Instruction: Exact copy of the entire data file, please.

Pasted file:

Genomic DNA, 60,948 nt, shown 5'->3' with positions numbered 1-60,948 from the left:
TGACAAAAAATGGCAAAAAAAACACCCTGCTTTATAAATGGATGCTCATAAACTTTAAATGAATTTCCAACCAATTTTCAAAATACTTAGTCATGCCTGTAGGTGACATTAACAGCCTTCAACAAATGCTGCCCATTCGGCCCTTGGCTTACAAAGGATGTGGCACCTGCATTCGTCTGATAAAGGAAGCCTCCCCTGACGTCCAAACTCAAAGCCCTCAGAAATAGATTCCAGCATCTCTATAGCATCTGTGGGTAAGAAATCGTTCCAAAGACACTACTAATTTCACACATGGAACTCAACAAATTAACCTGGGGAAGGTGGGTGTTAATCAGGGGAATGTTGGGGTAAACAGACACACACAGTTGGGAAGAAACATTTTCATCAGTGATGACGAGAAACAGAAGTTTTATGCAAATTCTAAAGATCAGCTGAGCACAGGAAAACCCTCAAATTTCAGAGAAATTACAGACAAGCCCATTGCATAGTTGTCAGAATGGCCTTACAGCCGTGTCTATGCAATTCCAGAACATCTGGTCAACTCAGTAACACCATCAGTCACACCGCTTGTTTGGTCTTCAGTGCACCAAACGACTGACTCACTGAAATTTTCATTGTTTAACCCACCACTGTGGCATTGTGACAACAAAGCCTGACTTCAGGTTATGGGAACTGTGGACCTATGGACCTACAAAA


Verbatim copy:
Genomic DNA, 60,948 nt, shown 5'->3' with positions numbered 1-60,948 from the left:
TGACAAAAAATGGCAAAAAAAACACCCTGCTTTATAAATGGATGCTCATAAACTTTAAATGAATTTCCAACCAATTTTCAAAATACTTAGTCATGCCTGTAGGTGACATTAACAGCCTTCAACAAATGCTGCCCATTCGGCCCTTGGCTTACAAAGGATGTGGCACCTGCATTCGTCTGATAAAGGAAGCCTCCCCTGACGTCCAAACTCAAAGCCCTCAGAAATAGATTCCAGCATCTCTATAGCATCTGTGGGTAAGAAATCGTTCCAAAGACACTACTAATTTCACACATGGAACTCAACAAATTAACCTGGGGAAGGTGGGTGTTAATCAGGGGAATGTTGGGGTAAACAGACACACACAGTTGGGAAGAAACATTTTCATCAGTGATGACGAGAAACAGAAGTTTTATGCAAATTCTAAAGATCAGCTGAGCACAGGAAAACCCTCAAATTTCAGAGAAATTACAGACAAGCCCATTGCATAGTTGTCAGAATGGCCTTACAGCCGTGTCTATGCAATTCCAGAACATCTGGTCAACTCAGTAACACCATCAGTCACACCGCTTGTTTGGTCTTCAGTGCACCAAACGACTGACTCACTGAAATTTTCATTGTTTAACCCACCACTGTGGCATTGTGACAACAAAGCCTGACTTCAGGTTATGGGAACTGTGGACCTATGGACCTACAAAA